Chopper Chef knife review
Recently while my knives were being sharpened at Bernal Cutlery, a shop that specializes in sharpening using a Japanese whetstone, I had the pleasure of using an American made knife from New West KnifeWorks. I already have two of their steak knives and I really enjoy using them. The knife I received was their Chopper Chef Knife, which is similar to a santoku knife in shape. It's smaller than I typically prefer, but has nice heft, balance and an ergonomic handle. The cutting edge of the blade is very large. It's also gorgeous, thanks to the fusion wood handle. If you had to choose just one knife, this is a very good choice, small enough to handle paring and trimming jobs and heavy and long enough to chop your way through a large onion or even to butcher a chicken or chop meat for stew.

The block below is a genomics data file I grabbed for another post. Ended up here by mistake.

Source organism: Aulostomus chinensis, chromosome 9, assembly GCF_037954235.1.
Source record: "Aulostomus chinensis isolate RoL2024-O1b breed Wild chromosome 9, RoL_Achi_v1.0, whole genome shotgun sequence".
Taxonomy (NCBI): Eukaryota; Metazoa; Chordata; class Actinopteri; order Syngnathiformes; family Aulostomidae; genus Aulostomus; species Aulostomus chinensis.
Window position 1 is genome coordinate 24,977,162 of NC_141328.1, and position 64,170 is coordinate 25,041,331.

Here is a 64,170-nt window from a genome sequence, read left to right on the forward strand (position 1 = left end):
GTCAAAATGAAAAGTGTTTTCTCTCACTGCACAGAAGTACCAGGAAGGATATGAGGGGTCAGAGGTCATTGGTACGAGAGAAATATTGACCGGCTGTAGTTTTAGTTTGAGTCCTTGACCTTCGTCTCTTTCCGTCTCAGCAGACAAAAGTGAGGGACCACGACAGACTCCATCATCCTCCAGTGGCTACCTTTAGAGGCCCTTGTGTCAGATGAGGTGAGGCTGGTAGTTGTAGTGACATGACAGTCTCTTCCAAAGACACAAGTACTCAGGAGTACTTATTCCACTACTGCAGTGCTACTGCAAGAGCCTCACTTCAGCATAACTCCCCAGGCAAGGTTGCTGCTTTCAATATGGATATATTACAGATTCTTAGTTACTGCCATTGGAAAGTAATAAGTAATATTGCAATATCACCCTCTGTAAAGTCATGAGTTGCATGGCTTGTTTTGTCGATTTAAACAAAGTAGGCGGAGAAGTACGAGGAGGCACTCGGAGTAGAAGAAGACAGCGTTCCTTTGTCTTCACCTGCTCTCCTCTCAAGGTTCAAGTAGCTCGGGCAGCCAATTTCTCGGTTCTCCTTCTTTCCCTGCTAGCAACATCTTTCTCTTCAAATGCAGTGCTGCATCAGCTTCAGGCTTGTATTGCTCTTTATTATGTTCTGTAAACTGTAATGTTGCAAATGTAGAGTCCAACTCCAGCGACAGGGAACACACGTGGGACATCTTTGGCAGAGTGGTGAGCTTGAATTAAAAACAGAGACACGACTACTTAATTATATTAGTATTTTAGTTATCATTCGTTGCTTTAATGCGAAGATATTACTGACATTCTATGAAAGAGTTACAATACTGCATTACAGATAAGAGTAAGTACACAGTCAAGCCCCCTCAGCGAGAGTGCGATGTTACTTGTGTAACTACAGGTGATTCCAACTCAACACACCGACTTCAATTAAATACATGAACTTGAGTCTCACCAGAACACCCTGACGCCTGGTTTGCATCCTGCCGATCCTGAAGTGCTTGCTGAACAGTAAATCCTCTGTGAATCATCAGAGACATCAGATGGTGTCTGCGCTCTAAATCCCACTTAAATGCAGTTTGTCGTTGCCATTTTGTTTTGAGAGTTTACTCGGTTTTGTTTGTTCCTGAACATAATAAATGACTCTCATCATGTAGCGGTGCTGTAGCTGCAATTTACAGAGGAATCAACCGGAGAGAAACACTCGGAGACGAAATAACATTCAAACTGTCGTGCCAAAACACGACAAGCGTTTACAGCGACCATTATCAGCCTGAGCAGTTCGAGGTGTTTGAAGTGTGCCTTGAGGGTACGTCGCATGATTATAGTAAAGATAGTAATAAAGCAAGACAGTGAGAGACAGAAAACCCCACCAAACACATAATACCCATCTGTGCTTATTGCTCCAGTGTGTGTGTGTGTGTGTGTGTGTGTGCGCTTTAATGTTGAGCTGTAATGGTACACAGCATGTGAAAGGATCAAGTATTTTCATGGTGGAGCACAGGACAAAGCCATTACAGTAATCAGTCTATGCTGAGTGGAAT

Thanks to New West Knife Works I am giving away a Chopper Chef Knife (retail value $119) to one lucky reader! 

To win:

1. Leave a comment on this post and tell me which knife you use the most, or your favorite knife
2. The contest will end at 10 pm PST on Sunday, July 29, 2012. 
3. A winner will be chosen at random and will be announced on Monday, July 30, 2012.
4. Giveaway is open to US residents or anyone with a US mailing address.
5. One comment per person, please, and you must include your email address to win (in the registration is fine, you don't need to leave it in the body of the comment). 

New West Knife Works is also holding a contest of their own and giving away an entire knife block. Head over to their Facebook page to enter.

Disclaimer: I was given a knife to review by New West KnifeWorks and they are also providing the prize in this giveaway

Thursday, July 19, 2012

Vegetarian Green Chili recipe

green chili